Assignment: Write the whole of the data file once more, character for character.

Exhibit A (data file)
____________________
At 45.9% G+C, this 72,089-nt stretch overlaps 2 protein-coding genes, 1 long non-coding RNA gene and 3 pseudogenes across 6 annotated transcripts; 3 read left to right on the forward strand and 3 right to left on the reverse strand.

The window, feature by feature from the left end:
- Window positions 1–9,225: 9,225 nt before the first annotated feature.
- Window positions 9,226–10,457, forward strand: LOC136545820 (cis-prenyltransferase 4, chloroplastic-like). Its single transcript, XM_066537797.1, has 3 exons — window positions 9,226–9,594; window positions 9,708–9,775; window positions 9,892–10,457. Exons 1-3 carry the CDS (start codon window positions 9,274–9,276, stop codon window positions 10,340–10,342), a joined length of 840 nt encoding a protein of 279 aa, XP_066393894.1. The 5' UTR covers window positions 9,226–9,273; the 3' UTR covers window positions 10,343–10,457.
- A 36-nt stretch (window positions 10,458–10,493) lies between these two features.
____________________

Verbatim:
At 45.9% G+C, this 72,089-nt stretch overlaps 2 protein-coding genes, 1 long non-coding RNA gene and 3 pseudogenes across 6 annotated transcripts; 3 read left to right on the forward strand and 3 right to left on the reverse strand.

The window, feature by feature from the left end:
- Window positions 1–9,225: 9,225 nt before the first annotated feature.
- Window positions 9,226–10,457, forward strand: LOC136545820 (cis-prenyltransferase 4, chloroplastic-like). Its single transcript, XM_066537797.1, has 3 exons — window positions 9,226–9,594; window positions 9,708–9,775; window positions 9,892–10,457. Exons 1-3 carry the CDS (start codon window positions 9,274–9,276, stop codon window positions 10,340–10,342), a joined length of 840 nt encoding a protein of 279 aa, XP_066393894.1. The 5' UTR covers window positions 9,226–9,273; the 3' UTR covers window positions 10,343–10,457.
- A 36-nt stretch (window positions 10,458–10,493) lies between these two features.